When the season for out-door work closes, amateurs begin to look about for means of employment during the dark evenings. There is, fortunately, no necessity for being idle, or to relinquish photographic pursuits entirely, even though the weather and light combine to render out-door work almost impracticable; and most amateurs will be found to have some hobby or favorite amusement which enables them to keep in practice during those months when many channels of employment are closed to them; and probably one of the most popular as well as the most pleasing occupations is the production of transparencies for the lantern.

It is not my desire to enter into any discussion as to this or that being the best means of producing these delightful pictures, but merely to describe a way by which a pleasant evening can be spent at photography, and slides produced of much excellence by artificial light.

To-night I propose, by the aid of artificial light, to make a few slides with Beechy's dry plates. On the whole, I have been most successful with them, and have obtained results more satisfactory than by any of the other processes I have tried. I do not say that results quite as good cannot be obtained by any other method, for I know manipulative skill plays a most important part in this class of work.

When I first took up the making of transparencies with wet collodion, I was told that my sorrows would not be far to seek, and so I soon found out. Need I tell you of all my failures, such as films floating off the glass, oyster-shell markings, pin-holes, films splitting when dry, etc., etc., not to speak of going to business with fingers in fearful state with nitrate of silver and iron developer? Now all these miseries have gone, and I can, with dry collodion plates, work with the greatest of comfort, and obtain results quite equal to the best products of any method.

It may be interesting to some to know the formula by which the emulsion is made, and as the making of it is by no means a difficult operation, I may be pardoned if, before going fully into the more practical part of my paper, I describe the formula, and also the manner in which I coat and dry the plates. The formula is as follows, for which the world is indebted to Canon Beechy:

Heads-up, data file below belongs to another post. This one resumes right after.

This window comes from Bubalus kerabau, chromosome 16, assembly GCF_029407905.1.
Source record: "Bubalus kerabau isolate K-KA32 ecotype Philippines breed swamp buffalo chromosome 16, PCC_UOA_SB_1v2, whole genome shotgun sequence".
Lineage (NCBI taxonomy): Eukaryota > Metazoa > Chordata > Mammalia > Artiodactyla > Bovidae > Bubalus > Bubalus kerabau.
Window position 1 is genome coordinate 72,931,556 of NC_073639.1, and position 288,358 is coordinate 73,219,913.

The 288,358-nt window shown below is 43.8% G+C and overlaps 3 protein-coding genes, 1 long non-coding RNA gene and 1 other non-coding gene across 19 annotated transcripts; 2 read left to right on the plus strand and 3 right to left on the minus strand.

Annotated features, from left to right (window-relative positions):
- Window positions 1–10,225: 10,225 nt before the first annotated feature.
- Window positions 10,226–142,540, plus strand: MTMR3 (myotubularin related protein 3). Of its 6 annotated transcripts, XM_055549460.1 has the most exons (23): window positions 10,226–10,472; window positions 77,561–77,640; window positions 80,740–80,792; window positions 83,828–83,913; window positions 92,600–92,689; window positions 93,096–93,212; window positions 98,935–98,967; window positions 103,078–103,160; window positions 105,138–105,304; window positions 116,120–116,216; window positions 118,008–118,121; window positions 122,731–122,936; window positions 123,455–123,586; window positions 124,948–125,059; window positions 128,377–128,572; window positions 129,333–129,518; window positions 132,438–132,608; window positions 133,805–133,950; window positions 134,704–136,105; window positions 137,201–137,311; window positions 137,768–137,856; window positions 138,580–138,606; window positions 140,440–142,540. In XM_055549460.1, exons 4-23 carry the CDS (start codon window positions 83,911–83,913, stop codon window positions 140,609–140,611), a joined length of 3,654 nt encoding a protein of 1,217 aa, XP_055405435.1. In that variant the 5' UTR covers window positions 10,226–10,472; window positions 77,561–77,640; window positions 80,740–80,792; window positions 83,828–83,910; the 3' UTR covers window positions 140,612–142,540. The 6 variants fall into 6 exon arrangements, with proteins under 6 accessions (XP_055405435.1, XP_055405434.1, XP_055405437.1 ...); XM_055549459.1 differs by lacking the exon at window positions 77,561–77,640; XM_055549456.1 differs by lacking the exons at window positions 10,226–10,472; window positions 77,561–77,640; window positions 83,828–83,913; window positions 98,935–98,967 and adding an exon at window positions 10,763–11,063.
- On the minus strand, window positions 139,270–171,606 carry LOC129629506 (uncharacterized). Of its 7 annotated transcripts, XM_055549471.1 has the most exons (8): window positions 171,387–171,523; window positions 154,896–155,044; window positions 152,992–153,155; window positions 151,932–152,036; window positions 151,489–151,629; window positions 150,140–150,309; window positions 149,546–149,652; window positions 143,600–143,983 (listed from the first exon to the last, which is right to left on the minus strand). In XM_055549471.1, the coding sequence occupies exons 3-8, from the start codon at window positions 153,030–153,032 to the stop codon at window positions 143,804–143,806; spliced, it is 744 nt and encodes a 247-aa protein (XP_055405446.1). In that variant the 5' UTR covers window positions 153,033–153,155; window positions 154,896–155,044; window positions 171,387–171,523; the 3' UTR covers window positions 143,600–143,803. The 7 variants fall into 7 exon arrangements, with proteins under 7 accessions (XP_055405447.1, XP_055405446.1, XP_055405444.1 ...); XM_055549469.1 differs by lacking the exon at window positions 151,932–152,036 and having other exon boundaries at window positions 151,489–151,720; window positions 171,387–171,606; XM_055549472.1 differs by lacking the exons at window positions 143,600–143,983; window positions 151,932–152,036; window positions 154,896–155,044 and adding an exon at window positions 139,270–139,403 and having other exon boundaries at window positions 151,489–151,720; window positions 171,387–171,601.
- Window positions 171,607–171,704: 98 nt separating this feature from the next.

In 8 ounces of absolute alcohol dissolve 5 drachms of anhydrous bromide of cadmium. The solution will be milky. Let it stand at least twenty-four hours, or until perfectly clear; it will deposit a white powder. Decant carefully into an 8-ounce bottle, and add to it a drachm of strong hydrochloric acid. Label this "bromide solution;" and it is well to add on the label the constituents, which will be found to be nearly:

 Alcohol. 1 ounce.

Bromide of cadmium. 32 grains.

Hydrochloric acid. 8 drops. 

This solution will keep for ever, and will be sufficient to last two or three years, and with this at hand you will be able in two days to prepare a batch of plates at any time. In doing so, you should proceed thus: Make up your mind how many plates you mean to make, and take of the above accordingly. For two dozen ½-plates or four dozen 3¼ by 3¼, dissolve by heat over, but not too near, a spirit lamp, and by yellow light, 40 grains of nitrate of silver in 1 ounce of alcohol 0.820. While this is dissolving in a little Florence flask on a retort stand at a safe distance from the lamp - which it will do in about 5 minutes - take of the bromized solution ½ an ounce, of absolute ether 1 ounce, of gun-cotton grains; put these in a clean bottle, shake once or twice, and the gun-cotton, if good, will entirely dissolve. As soon as the silver is all dissolved, and while quite hot, pour out the above bromized collodion into a clean 4-ounce measure, having ready in it a clean slip of glass. Pour into it the hot solution of silver in a continuous stream, stirring rapidly all the while with a glass rod.

The result will be a perfectly smooth emulsion without lumps or deposit, containing, with sufficient exactitude for all practical purposes, 8 grains of bromide, 16 grains of nitrate of silver, and 2 drops of hydrochloric acid per ounce. Put this in your stock solution bottle, and keep it in a dark place for twenty-four hours. When first put in, it will be milky; when taken out, it will be creamy; and it will be well to shake it once or twice in the twenty-four hours.

At the end of this time you can make your two dozen plates in about an hour. Proceed as follows: Have two porcelain dishes large enough to hold four or six of your plates; into one put sufficient clean water to nearly fill it, into the other put 30 ounces of clear, flat, not acid, bitter beer, in which you have dissolved 30 grains of pyrogallic acid. Pour this through a filter into the dish, and avoid bubbles. If allowed to stand an hour, any beer will be flat enough; if the beer be at all brisk, it will be difficult to avoid small bubbles on the plate. At all events, let your preservative stand while you filter your emulsion. This must be done through perfectly clean cotton-wool into a perfectly clean collodion bottle; give the emulsion a good shaking, and when all bubbles have subsided, pour it into the funnel, and it will go through in five minutes. The filtered emulsion will be found to be a soft, smooth, creamy fluid, flowing easily and equally over the plates. Coat with it six plates in succession, and place each, as you coat it, into the water. By the time the sixth is in, the first will be ready to come out.

Take it out, see that all greasiness is gone, and place it in the preservative, going on till all the plates are so treated.

A very handy way of drying is to have a flat tin box of the usual hot plate description, which fill with hot water, then screw on the cap; on this flat tin box place the plates to dry, which they will do rapidly; when dry, store away in your plate box, and you will have a supply of really excellent dry collodion plates.